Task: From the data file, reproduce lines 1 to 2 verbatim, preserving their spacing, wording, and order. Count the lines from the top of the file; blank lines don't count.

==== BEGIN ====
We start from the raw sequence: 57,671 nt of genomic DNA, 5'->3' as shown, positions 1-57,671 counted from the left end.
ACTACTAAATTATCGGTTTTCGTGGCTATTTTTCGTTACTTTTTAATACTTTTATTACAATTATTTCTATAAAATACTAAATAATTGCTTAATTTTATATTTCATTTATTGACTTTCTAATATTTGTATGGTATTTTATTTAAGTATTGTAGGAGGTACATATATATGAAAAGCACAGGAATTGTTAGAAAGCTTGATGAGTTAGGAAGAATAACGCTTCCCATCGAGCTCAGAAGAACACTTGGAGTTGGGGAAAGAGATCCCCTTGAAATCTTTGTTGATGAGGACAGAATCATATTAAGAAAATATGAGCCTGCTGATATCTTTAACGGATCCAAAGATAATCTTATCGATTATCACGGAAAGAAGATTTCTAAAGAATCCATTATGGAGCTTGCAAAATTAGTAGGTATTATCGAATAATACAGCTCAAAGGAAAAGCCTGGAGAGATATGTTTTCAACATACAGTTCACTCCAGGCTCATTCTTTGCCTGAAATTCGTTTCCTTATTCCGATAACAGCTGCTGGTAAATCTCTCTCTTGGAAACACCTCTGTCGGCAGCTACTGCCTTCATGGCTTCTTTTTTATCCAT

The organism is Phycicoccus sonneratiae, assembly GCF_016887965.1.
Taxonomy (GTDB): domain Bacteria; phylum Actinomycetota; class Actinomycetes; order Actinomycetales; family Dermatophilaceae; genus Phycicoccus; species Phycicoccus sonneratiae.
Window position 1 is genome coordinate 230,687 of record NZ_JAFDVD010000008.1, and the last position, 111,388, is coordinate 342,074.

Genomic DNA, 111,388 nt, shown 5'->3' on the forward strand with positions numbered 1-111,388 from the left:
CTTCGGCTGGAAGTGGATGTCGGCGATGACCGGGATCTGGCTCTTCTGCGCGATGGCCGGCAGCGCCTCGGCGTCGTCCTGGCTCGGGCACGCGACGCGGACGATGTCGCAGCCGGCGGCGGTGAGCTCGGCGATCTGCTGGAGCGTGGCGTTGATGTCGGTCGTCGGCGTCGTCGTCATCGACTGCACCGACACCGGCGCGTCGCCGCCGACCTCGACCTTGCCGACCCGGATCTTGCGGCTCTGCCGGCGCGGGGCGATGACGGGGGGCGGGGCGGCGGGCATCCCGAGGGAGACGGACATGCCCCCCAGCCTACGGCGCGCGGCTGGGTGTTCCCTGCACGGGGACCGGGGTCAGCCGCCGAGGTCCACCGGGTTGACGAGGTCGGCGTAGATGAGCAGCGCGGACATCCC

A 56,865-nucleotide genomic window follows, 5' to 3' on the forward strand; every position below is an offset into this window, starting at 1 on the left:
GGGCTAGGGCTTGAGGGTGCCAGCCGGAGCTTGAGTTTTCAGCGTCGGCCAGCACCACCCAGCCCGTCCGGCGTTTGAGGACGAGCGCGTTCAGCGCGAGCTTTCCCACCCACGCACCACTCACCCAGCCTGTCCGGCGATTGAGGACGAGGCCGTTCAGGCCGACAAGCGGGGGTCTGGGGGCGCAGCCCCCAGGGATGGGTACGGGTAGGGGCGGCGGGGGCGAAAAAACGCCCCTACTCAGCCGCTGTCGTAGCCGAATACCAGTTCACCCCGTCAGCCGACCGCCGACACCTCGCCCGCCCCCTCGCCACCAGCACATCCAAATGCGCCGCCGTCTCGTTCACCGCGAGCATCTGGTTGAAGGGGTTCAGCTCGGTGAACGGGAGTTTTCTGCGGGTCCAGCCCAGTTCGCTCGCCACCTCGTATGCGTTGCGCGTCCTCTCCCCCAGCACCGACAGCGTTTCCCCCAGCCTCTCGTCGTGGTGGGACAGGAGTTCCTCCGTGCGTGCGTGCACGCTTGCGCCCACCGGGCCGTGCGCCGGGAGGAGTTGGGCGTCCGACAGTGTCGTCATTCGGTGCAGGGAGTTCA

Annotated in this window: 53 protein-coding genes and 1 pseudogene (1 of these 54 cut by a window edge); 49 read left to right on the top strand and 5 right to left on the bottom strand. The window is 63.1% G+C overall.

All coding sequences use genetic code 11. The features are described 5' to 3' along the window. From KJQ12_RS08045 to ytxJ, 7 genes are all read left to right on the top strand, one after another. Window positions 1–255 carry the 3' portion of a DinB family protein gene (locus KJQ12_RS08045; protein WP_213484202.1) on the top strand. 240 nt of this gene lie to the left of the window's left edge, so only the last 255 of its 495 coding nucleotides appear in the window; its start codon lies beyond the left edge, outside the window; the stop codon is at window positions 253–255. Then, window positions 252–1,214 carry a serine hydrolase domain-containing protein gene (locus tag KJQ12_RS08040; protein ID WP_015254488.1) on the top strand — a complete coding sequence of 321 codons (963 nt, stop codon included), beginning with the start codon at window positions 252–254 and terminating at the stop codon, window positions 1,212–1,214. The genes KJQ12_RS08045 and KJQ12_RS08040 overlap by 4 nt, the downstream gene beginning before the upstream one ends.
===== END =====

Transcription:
We start from the raw sequence: 57,671 nt of genomic DNA, 5'->3' as shown, positions 1-57,671 counted from the left end.
ACTACTAAATTATCGGTTTTCGTGGCTATTTTTCGTTACTTTTTAATACTTTTATTACAATTATTTCTATAAAATACTAAATAATTGCTTAATTTTATATTTCATTTATTGACTTTCTAATATTTGTATGGTATTTTATTTAAGTATTGTAGGAGGTACATATATATGAAAAGCACAGGAATTGTTAGAAAGCTTGATGAGTTAGGAAGAATAACGCTTCCCATCGAGCTCAGAAGAACACTTGGAGTTGGGGAAAGAGATCCCCTTGAAATCTTTGTTGATGAGGACAGAATCATATTAAGAAAATATGAGCCTGCTGATATCTTTAACGGATCCAAAGATAATCTTATCGATTATCACGGAAAGAAGATTTCTAAAGAATCCATTATGGAGCTTGCAAAATTAGTAGGTATTATCGAATAATACAGCTCAAAGGAAAAGCCTGGAGAGATATGTTTTCAACATACAGTTCACTCCAGGCTCATTCTTTGCCTGAAATTCGTTTCCTTATTCCGATAACAGCTGCTGGTAAATCTCTCTCTTGGAAACACCTCTGTCGGCAGCTACTGCCTTCATGGCTTCTTTTTTATCCAT